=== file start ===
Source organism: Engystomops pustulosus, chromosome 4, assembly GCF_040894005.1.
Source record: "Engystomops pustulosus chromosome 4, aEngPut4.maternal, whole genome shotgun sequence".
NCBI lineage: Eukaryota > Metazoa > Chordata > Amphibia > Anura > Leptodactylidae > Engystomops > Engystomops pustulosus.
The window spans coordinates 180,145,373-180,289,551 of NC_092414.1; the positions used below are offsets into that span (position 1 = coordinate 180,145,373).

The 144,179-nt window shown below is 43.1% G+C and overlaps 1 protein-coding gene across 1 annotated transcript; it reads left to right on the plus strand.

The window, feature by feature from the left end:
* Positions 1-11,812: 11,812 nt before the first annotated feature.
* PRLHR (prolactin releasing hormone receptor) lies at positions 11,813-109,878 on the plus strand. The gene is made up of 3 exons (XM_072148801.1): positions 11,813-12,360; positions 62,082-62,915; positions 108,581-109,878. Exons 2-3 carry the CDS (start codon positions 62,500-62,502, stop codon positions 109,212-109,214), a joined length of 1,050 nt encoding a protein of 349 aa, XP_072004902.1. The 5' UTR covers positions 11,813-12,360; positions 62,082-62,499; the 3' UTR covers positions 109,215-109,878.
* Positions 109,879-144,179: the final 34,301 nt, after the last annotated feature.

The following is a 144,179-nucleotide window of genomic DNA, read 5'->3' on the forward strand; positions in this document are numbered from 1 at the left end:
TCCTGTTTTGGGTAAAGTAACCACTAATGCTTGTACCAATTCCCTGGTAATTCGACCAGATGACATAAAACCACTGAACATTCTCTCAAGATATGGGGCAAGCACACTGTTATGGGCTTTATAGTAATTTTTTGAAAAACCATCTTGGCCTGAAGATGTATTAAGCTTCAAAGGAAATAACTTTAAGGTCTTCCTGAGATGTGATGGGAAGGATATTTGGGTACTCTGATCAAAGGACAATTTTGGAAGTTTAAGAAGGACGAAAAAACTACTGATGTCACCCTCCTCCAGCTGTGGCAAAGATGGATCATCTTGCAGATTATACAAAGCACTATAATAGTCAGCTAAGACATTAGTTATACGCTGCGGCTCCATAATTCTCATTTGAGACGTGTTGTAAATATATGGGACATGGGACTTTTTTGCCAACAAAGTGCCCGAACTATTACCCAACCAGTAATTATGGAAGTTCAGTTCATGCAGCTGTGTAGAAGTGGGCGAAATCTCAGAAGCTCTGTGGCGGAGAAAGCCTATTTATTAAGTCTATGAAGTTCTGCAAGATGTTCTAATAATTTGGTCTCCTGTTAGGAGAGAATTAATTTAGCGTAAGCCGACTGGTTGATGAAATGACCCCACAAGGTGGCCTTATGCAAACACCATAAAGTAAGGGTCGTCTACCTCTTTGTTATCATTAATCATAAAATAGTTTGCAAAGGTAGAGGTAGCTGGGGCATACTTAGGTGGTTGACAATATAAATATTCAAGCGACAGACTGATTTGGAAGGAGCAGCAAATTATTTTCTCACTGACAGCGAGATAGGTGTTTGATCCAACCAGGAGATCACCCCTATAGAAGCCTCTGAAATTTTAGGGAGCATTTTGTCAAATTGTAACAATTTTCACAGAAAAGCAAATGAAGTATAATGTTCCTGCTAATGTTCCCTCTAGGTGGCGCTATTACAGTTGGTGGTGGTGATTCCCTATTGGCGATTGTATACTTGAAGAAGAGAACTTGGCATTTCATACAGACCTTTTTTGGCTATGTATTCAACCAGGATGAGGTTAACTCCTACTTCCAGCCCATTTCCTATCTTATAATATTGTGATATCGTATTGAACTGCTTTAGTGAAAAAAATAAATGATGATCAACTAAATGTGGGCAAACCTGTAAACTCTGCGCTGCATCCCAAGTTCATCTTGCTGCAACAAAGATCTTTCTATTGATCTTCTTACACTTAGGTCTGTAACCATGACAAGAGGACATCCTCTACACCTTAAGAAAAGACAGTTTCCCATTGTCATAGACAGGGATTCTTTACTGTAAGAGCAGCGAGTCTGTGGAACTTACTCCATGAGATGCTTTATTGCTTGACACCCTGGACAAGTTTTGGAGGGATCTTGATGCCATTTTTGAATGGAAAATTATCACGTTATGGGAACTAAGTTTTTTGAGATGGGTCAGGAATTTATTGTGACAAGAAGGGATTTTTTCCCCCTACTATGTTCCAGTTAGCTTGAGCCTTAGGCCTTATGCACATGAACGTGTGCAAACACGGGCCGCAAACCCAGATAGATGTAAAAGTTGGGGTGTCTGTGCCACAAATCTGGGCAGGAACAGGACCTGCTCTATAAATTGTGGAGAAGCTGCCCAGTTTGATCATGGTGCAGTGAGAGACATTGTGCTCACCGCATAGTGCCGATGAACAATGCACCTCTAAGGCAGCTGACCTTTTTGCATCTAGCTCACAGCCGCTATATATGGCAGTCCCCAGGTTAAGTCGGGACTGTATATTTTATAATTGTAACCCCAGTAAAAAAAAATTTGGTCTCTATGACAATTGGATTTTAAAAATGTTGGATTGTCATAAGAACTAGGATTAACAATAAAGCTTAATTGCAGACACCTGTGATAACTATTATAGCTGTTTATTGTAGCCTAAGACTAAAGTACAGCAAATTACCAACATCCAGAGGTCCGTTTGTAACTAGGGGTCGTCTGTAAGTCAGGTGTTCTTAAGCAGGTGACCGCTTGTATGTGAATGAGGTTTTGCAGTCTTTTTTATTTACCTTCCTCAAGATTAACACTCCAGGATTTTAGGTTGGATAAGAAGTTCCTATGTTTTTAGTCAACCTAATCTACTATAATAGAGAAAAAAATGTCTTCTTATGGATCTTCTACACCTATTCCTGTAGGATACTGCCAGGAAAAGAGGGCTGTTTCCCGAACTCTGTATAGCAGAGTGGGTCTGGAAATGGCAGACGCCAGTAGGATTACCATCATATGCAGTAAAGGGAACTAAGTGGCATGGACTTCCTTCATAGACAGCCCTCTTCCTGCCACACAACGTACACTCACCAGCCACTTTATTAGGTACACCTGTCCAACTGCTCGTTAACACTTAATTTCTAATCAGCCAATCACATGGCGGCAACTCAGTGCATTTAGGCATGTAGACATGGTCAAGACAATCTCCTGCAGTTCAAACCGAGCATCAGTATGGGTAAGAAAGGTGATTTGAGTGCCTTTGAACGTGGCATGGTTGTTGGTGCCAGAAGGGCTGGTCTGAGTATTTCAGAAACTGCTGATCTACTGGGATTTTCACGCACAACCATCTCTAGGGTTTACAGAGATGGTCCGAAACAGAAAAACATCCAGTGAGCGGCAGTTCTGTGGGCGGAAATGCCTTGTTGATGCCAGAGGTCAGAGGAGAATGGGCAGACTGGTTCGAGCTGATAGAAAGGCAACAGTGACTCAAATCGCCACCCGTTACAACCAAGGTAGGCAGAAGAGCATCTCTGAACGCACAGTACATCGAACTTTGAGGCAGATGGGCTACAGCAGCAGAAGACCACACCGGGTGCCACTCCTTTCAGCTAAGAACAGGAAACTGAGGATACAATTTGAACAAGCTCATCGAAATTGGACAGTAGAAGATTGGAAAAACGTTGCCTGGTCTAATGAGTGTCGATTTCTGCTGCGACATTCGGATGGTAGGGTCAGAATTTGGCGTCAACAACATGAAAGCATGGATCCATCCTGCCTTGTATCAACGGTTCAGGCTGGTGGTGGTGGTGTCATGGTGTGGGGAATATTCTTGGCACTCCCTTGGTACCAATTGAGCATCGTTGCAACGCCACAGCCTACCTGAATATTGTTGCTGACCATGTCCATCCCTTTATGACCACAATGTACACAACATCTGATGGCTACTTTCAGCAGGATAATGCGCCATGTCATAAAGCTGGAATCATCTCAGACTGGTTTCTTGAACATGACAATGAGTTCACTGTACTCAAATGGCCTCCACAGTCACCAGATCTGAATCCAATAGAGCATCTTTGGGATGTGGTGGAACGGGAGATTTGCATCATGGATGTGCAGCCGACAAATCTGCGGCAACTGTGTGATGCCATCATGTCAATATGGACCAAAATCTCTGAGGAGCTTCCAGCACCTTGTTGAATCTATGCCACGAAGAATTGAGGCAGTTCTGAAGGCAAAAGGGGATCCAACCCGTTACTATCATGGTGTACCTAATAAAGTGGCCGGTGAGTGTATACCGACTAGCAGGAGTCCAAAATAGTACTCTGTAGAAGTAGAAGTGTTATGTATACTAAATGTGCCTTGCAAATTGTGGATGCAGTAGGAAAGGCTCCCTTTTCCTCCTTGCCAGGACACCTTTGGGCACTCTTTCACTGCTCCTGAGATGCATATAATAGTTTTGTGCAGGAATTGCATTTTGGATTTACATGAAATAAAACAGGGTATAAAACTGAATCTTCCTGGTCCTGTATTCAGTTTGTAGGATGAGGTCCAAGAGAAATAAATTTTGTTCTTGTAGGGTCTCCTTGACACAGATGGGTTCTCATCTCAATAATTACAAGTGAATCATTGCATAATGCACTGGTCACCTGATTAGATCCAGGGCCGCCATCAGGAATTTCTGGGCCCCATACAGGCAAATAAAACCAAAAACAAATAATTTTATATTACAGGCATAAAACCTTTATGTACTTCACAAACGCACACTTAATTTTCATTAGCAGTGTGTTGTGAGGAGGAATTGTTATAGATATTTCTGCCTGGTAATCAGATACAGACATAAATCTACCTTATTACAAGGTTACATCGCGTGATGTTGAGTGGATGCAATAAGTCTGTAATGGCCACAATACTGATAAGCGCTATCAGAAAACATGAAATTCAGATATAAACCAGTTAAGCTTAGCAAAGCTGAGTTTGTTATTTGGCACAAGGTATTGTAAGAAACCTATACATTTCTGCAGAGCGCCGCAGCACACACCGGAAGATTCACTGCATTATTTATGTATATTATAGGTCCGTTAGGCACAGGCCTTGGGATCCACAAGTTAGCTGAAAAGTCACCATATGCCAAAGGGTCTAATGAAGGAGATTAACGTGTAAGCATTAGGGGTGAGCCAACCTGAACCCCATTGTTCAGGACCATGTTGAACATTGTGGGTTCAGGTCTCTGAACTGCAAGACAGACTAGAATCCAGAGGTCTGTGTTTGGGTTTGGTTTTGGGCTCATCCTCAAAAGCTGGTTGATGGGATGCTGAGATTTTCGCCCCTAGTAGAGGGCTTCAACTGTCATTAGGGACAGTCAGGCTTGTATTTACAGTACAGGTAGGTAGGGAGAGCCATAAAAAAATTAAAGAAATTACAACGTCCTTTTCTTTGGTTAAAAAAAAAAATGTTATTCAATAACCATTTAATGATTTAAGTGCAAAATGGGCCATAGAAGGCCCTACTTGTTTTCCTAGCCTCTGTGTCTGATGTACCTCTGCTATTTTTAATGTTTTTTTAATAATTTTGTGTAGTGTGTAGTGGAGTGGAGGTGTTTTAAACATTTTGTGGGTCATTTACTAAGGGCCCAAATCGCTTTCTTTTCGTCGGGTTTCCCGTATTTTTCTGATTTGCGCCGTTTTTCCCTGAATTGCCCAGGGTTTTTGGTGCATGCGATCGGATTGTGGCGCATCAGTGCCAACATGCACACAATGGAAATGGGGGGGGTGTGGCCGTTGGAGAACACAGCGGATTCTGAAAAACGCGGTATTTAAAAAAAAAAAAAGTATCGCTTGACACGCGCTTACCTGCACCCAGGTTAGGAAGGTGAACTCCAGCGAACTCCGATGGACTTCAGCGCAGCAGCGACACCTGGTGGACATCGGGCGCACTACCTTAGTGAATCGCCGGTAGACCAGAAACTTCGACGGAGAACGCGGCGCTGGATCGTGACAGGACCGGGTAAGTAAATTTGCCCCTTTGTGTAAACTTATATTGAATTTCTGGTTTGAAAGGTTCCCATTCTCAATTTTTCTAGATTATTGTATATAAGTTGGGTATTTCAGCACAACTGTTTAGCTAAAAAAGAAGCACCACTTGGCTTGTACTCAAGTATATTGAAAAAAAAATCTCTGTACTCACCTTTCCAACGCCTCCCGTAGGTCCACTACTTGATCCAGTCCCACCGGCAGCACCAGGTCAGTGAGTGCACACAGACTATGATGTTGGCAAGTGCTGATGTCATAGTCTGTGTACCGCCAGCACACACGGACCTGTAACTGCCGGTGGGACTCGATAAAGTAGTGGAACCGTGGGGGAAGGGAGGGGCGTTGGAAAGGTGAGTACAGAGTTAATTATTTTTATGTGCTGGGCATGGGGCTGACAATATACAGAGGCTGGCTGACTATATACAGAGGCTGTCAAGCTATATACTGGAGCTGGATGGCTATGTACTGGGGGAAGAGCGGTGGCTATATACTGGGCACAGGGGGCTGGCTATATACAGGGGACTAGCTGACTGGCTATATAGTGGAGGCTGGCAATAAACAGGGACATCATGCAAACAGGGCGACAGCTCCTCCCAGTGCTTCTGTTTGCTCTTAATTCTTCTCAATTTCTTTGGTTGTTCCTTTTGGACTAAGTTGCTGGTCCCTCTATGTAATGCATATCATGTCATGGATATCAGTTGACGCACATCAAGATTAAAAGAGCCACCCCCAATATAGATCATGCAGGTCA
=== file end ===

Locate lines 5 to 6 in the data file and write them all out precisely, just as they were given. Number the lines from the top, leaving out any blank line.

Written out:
The 144,179-nt window shown below is 43.1% G+C and overlaps 1 protein-coding gene across 1 annotated transcript; it reads left to right on the plus strand.

The window, feature by feature from the left end: